Government seizes NFA rice hoarded by traders
MANILA, Philippines–Amid the spike in prices of basic commodities, expect more raids on warehouses as the government cracks down on traders who hoard National Food Authority (NFA) rice, mix it with other varieties or pass it off as commercial rice.
The first wave of raids came Sunday with the seizure of more than 170,000 sacks of rice from warehouses in Metro Manila and other parts of Luzon suspected of illegally hoarding NFA rice.
The Criminal Investigation and Detection Group (CIDG) of the Philippine National Police, and the NFA conducted simultaneous raids on 12 warehouses Sunday morning on orders from Interior Secretary Mar Roxas.
The raids will be expanded to warehouses in the Visayas and Mindanao, said Kiko Pangilinan, presidential adviser on food security and agricultural modernization, who, along with Roxas, led the inspection of two warehouses in Muntinlupa City on Sunday.
On Thursday, the NFA and the CIDG raided a warehouse in Marilao town, Bulacan province, where they found about 1,200 sacks of NFA rice being repacked as commercial rice for resale at higher prices.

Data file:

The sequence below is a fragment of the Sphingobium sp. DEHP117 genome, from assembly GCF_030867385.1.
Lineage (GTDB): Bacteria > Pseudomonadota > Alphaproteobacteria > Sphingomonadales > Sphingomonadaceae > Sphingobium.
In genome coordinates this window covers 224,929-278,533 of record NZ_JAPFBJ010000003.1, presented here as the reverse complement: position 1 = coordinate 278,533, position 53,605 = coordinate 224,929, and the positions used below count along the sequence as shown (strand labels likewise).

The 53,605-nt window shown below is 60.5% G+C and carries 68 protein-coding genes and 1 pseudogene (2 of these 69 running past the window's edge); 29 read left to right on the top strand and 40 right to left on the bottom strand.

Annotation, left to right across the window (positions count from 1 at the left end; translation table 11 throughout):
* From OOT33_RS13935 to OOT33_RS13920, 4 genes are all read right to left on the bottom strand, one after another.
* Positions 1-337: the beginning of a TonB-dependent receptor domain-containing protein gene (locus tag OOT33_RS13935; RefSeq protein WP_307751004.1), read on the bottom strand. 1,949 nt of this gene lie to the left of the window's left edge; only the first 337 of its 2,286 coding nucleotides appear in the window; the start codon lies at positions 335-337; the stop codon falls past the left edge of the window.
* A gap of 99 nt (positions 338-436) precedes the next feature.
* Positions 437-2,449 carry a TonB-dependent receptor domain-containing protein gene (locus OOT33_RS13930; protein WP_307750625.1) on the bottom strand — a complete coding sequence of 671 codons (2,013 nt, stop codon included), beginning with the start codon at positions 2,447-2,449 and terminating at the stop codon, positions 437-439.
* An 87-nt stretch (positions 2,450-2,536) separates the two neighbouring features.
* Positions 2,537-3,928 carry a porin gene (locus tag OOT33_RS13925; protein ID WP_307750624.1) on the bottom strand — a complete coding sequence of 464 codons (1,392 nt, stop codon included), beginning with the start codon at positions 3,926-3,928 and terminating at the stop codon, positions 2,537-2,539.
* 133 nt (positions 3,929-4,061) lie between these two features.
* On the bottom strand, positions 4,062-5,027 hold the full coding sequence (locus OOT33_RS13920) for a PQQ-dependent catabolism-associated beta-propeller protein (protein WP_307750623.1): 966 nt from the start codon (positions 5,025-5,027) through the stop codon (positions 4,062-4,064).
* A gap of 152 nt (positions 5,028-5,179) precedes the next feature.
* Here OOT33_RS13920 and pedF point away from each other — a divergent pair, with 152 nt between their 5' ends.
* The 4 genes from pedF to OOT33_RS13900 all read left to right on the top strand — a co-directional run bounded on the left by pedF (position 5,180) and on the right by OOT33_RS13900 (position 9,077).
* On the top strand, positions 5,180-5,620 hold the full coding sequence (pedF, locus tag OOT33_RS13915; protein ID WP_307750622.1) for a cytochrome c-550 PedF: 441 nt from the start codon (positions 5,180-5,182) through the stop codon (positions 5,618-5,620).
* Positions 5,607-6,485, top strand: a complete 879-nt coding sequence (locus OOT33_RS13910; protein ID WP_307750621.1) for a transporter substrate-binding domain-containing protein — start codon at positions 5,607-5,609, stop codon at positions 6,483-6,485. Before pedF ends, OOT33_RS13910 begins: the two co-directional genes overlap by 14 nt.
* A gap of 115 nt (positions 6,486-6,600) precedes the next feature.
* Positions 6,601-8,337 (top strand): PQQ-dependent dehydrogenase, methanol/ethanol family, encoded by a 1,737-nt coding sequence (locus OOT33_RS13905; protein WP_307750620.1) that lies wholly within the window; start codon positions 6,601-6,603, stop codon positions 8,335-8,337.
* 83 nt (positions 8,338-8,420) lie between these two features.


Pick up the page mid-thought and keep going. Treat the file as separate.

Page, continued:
The raids came after President Aquino directed law enforcers to prosecute dealers hoarding commodities and profiteering.
The average retail price of well-milled rice rose to P42.19 per kilogram in early June, an increase of 19 percent from prices a year ago. The price of imported garlic shot up to P300 per kg from just P17.
Undeterred by the P2-million penalty for price manipulation, traders were earning P26 billion in profits a year as a result of the spike in garlic prices, Sen. Cynthia Villar, chair of the Senate committee on agriculture, said on Thursday.
CIDG and NFA officials discovered about 15,000 sacks of mixed NFA and commercial rice in two warehouses at Kilometer 23 on West Service Road in Barangay (village) Cupang in Muntinlupa. The warehouses were run by Jubilee Multitech Inc., owned by a certain Jimmy Go.
The rice depot was repacking NFA rice mixed with commercial rice and selling it at P40 per kg.
Roxas said he ordered the CIDG to conduct operations in the area based on text reports about the illegal repacking of NFA rice.